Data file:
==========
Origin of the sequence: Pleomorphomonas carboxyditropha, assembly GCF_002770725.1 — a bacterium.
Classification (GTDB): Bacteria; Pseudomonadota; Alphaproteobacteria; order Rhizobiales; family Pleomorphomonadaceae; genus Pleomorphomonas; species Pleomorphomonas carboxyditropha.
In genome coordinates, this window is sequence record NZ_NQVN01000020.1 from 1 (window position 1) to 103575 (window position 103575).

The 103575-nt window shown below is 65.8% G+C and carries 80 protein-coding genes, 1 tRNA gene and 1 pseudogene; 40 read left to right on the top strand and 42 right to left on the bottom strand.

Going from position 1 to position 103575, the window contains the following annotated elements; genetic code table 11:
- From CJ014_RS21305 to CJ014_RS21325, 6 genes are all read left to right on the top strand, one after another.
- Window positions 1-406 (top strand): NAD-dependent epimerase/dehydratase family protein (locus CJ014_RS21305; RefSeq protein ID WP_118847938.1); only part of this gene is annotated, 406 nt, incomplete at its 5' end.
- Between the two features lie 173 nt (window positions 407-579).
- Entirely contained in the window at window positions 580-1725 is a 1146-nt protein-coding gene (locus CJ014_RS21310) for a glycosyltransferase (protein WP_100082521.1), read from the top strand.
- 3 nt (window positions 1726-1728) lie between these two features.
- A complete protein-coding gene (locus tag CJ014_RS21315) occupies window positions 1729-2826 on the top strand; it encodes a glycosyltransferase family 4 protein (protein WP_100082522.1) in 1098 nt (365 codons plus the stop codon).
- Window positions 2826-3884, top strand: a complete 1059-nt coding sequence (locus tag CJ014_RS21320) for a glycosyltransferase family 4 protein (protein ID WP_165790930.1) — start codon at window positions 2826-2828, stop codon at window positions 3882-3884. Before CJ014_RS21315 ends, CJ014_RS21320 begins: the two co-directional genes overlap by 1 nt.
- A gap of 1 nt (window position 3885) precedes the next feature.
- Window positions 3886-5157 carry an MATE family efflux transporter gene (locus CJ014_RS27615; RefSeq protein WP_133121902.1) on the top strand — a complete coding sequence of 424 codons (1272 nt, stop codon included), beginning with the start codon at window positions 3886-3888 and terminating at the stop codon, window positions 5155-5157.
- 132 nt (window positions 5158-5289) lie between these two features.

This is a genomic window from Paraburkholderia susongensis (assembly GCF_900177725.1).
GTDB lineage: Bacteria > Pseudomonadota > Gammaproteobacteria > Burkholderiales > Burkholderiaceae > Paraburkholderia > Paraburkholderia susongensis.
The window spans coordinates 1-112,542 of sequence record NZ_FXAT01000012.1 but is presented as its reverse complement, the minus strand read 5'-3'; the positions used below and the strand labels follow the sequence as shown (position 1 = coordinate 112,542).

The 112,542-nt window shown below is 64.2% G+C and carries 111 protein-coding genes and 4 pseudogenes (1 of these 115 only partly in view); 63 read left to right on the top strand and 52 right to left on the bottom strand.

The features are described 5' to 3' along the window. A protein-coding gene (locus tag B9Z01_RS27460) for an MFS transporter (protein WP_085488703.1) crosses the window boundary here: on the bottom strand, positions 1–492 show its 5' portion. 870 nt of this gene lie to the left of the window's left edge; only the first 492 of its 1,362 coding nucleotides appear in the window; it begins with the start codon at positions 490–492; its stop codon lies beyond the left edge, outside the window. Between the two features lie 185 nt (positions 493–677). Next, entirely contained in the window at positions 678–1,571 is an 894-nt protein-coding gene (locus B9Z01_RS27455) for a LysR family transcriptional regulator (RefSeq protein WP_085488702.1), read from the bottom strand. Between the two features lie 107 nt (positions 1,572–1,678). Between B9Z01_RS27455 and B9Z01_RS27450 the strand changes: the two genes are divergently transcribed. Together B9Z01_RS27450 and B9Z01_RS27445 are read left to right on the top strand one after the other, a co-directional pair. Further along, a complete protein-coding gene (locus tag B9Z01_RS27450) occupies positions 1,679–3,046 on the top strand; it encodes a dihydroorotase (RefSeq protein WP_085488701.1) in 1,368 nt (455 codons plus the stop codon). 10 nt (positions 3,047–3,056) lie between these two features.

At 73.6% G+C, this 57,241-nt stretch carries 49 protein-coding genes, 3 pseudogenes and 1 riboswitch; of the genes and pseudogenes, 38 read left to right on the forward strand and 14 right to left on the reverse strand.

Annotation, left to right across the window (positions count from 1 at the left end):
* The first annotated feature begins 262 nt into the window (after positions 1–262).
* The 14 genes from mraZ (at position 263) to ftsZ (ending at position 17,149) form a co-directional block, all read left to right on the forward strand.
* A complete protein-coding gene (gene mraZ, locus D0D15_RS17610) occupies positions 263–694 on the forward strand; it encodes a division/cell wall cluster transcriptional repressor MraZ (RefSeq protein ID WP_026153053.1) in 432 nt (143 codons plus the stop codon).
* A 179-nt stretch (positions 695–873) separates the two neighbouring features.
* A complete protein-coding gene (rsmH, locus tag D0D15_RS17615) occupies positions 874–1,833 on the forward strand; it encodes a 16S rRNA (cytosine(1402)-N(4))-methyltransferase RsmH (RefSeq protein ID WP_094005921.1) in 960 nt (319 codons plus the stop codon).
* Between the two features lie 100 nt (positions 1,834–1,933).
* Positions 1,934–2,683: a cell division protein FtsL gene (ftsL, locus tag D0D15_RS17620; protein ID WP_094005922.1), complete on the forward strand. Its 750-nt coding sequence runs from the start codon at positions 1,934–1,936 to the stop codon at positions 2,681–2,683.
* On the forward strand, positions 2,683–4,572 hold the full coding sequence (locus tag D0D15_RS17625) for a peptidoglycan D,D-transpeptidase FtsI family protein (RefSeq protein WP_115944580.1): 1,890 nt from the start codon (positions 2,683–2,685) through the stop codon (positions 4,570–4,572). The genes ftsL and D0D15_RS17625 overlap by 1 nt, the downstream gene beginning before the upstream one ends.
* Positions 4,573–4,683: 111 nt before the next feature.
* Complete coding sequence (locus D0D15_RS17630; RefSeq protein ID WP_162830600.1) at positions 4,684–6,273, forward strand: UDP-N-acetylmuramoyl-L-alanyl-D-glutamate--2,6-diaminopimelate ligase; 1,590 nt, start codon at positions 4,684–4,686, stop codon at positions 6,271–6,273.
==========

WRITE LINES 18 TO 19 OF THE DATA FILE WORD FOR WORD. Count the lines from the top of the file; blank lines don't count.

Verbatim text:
The window spans coordinates 1-112,542 of sequence record NZ_FXAT01000012.1 but is presented as its reverse complement, the minus strand read 5'-3'; the positions used below and the strand labels follow the sequence as shown (position 1 = coordinate 112,542).

The 112,542-nt window shown below is 64.2% G+C and carries 111 protein-coding genes and 4 pseudogenes (1 of these 115 only partly in view); 63 read left to right on the top strand and 52 right to left on the bottom strand.